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Thanks to Tom Nardone for allowing me to re-print this post, originally entitled They Don’t Believe I Am ADHD? Oh NO!! What Ever Will I do?

It originally appeared on Tom’s site, ADHD People. I’ve never met Tom but I’ve enjoyed his posts. Italians raised in the U.S. South share a certain kinship. Grazie, paisan!   —  Gina Pera

They Don’t Believe I Am ADHD? Oh NO!! What Ever Will I do?

Tom Nardone

By Tom Nardone

So many of my friends on the internet get angry when they hear people speak about ADHD as if it is a made-up, ridiculous, notion. It offends them to hear anyone say that their medication is unnecessary superfluous drugs usage. I found myself among them for a long time.

It really frosted me for anyone to tell me that my ADHD was just a bunch of bullshit. I would see a post or a comment and I wanted to go to battle stations; many times, I did. There has always been a split: between people who claim to be ADHD, and people who don’t believe in the existence of it. I no longer am angered by this.

This comes as no surprise to me as an ADHD person. It shouldn’t come as a surprise to you. Those of us that are ADHD know all too well that there is a much bigger division among us. There are those of us, who believe in medication, and there those that say, “Absolutely not!” I have seen and I have been involved in heated debates and discussions regarding this. This used to upset me too. It doesn’t any more.

I don’t get mad about this anymore because the beliefs of others do not cause reality. The fact that someone does or doesn’t believe that there is such a thing as ADHD doesn’t make it real or a myth. The fact that someone does or doesn’t believe that there are such things as bipolar disorder, Leukemia, Aids or even a headache doesn’t change the facts. I am ok for people to believe in anything they want to. We live in a world full of people that believe all kinds of stupid shit. Whether they are right or wrong is not determined by the fact that they believe it. Read the rest of this entry »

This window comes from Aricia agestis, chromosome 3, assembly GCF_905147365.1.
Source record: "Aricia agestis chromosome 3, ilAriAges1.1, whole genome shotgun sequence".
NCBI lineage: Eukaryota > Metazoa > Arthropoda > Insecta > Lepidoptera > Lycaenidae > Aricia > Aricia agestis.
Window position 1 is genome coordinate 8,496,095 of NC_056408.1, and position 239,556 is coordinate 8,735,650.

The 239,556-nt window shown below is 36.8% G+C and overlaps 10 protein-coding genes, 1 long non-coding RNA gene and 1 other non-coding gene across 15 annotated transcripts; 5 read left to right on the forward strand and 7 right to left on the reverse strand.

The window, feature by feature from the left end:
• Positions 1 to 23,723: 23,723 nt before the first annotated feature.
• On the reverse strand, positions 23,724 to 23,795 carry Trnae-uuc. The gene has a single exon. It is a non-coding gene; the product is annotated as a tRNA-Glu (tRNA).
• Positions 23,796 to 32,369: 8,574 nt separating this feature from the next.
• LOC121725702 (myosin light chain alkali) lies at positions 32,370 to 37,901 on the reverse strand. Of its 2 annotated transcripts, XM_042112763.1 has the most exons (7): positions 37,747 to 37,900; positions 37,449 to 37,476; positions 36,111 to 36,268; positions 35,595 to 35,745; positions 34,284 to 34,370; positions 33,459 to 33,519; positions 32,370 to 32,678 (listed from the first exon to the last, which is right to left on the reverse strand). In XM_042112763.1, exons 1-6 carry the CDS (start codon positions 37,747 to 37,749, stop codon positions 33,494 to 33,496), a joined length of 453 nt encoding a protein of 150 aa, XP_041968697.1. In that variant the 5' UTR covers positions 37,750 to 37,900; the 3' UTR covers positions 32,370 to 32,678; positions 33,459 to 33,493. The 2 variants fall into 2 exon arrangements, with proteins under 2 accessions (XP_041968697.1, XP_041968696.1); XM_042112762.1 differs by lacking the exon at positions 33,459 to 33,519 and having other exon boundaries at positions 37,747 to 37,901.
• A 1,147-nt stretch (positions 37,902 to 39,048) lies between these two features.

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The Best ADHD Health Blogs of the Year
Healthline

 

I’m happy to learn that my ADHD Roller Coaster blog has been named one of 12 top ADHD Health blogs by Healthtime.com. My sincere congratulations go out to my friends and fellow awardees

I’m honored to be in the company of these fine bloggers, who have contributed so much to the online discourse on ADHD for so many years. Well done, folks! Keep up the great work!

 

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If you missed Part I: The Truth Behind “10,000 Toddlers” Report.

The New York Times‘ Alan Schwarz continues to seek sensation in the “click-bait-osphere” by relying on media gadflies as sources (e.g. Allen Frances, Larry Diller, etc.). Meanwhile, legitimate experts continue to perform legitimate research, including that for establishing guidelines for treating ADHD in young children. (Click here for a review.)

These experts understand the complex nature of ADHD, and the nature of its suffering. You don’t hear about these experts as much because they are busy working, not prone to show-boating online on flashy websites or in op-ed pieces. They would find that embarrassing. I  share some important excerpts below.

By the way, only Huffpo (and Schwarz himself) would be arrogant enough to consider  Schwarz an ADHD expert in its “broadcast” following his latest egregious effort at reporting on ADHD (my policy is not providing links to “clickbait”). HuffPo founder Arianna Huffington is an infamous ADHD-denier (see previous post).